Thursday, July 09, 2009

# Posted 7:46 PM by Ariel David Adesnik  

WORLD WAR I -- NOT WORTH WINNING: Dismayed realist Andrew Bacevich starts his column in the LA Times by arguing the British should've accepted a compromise with Kaiser Wilhelm instead of fighting to win. Their reward for victory was opening the door to Hitler, Stalin and World War II. Or as Bacevich puts it, "seeds of totalitarianism had been planted, producing in their maturity an even more horrendous war."

With that kind of logic, you can pretty much argue that the British should've let the Germans take over Europe in 1914, since they should've known that an even worse bunch of Germans would take over Europe in 1939 and 1940.

Ibn Muqawama is also unhappy with Bacevich's column, especially his pious call for
no more wars of choice; henceforth only wars of necessity. The United States will use force only as a last resort and even then only when genuinely vital interests are at stake
Ibn Muqawama shrewdly asks,
how do you tell a "war of choice" from a "war of necessity?" That's entirely dependent on your definition of "last resort" and "genuinely vital interests," and I think there's a legitimate debate to be had on both. Let's not forget that most Americans probably would have called the Afghan war a "necessity" not long ago, even though we might have continued to try negotiating for the Taliban to hand over bin Laden...Go further back to the 1991 Gulf War, which is commonly thought of now as a clear-cut war of necessity (Richard Haass has just written an entire book about this), and you'll find that many people considered it a bad war of choice at the time, arguing that we needed to give sanctions and diplomacy more time to work.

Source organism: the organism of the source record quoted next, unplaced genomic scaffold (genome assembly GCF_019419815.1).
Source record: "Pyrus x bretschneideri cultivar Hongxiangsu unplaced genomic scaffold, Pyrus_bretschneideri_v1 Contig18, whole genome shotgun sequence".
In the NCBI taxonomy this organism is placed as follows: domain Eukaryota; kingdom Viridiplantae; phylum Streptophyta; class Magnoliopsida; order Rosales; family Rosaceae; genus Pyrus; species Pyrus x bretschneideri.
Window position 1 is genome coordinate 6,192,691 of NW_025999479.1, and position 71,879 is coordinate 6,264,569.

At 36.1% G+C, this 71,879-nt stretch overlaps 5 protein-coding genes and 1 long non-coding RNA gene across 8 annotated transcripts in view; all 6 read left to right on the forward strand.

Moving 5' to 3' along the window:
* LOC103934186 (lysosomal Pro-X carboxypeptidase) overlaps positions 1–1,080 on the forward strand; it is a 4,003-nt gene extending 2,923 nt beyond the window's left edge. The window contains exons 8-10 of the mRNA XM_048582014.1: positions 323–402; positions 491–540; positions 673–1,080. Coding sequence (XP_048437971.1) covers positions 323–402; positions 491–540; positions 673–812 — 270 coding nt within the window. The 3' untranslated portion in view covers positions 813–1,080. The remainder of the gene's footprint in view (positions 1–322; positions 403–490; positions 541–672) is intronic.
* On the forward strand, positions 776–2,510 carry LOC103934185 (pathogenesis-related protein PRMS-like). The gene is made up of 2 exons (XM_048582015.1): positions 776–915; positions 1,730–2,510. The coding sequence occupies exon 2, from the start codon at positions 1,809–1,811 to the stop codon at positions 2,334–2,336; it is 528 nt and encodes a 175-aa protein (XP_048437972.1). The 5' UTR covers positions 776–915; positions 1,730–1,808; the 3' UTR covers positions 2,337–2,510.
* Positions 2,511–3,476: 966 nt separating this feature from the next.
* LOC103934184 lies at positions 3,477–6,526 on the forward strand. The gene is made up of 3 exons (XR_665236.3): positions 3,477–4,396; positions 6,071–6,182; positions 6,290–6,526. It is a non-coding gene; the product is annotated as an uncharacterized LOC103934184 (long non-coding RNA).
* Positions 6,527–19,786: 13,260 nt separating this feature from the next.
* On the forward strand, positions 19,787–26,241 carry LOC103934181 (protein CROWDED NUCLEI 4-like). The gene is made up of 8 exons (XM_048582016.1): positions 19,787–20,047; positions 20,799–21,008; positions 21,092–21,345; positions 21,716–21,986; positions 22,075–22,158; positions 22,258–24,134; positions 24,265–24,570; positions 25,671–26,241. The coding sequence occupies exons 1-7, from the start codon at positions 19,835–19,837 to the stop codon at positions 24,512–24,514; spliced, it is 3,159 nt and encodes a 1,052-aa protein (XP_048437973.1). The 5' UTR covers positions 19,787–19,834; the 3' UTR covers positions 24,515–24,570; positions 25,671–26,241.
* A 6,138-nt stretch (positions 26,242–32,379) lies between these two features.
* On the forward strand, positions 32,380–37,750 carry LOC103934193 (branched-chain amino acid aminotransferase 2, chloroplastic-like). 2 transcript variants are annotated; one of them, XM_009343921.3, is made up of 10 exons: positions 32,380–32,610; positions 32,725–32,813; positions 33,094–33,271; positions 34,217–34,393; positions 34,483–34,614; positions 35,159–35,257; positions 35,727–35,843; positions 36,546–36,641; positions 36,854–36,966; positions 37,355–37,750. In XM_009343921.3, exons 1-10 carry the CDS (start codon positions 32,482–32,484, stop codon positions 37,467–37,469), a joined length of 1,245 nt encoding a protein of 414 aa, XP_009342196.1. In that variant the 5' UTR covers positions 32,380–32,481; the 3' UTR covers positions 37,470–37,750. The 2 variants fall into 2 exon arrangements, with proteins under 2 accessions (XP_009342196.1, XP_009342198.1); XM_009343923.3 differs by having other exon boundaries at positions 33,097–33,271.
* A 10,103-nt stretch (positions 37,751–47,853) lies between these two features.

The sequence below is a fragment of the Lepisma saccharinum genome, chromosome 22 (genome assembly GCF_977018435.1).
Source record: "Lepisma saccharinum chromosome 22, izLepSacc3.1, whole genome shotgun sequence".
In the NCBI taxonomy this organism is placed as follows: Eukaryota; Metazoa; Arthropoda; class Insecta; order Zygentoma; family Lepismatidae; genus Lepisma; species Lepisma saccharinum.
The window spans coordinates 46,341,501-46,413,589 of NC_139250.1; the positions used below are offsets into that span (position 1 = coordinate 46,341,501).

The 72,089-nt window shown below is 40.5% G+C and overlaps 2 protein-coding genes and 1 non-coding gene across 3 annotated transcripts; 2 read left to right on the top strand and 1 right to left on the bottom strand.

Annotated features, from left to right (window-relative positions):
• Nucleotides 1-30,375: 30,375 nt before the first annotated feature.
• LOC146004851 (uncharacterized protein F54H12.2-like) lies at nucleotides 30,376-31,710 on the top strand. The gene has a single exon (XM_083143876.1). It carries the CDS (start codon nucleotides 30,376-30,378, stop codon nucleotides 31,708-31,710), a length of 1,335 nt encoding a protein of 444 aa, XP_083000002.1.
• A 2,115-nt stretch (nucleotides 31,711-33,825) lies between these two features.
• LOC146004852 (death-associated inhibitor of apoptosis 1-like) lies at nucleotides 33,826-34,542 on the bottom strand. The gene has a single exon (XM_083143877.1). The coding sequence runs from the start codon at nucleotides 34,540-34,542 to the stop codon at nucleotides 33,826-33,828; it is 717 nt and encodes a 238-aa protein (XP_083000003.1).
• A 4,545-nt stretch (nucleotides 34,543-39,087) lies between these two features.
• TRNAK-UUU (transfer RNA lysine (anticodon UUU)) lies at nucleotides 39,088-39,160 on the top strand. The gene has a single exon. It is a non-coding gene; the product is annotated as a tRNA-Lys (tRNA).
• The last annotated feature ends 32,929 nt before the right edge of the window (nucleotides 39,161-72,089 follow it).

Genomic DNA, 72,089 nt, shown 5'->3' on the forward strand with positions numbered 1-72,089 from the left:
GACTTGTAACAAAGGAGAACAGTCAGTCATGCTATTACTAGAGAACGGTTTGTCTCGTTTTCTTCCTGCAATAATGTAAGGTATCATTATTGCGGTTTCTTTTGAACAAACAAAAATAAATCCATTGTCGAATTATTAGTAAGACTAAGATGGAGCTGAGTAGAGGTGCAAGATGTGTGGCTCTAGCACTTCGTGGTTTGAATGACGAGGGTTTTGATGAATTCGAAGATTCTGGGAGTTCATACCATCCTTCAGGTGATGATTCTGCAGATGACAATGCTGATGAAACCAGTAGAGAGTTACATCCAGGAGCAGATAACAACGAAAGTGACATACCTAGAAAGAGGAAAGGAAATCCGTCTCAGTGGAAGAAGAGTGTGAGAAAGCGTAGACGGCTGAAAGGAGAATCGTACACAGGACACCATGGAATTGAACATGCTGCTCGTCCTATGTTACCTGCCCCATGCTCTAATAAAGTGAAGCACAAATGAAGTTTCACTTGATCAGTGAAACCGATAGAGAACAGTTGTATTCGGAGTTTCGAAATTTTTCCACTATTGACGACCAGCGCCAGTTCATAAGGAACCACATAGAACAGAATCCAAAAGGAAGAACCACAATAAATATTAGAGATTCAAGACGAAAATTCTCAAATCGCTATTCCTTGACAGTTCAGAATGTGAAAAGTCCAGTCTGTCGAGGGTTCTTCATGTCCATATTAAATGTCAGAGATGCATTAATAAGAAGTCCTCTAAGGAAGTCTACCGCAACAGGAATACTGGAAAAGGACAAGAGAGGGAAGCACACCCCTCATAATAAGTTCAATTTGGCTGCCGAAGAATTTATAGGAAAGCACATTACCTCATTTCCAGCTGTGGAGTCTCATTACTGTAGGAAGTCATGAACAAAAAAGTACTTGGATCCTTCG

In other words, even in hindsight, the distinction between wars of choice and wars of necessity is fairly blurry. As a matter of fact, some people still argue that it wasn't worth fighting World War I...

Cross-posted at Conventional Folly
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Is there even one instance of sanctions acheiving their goal?
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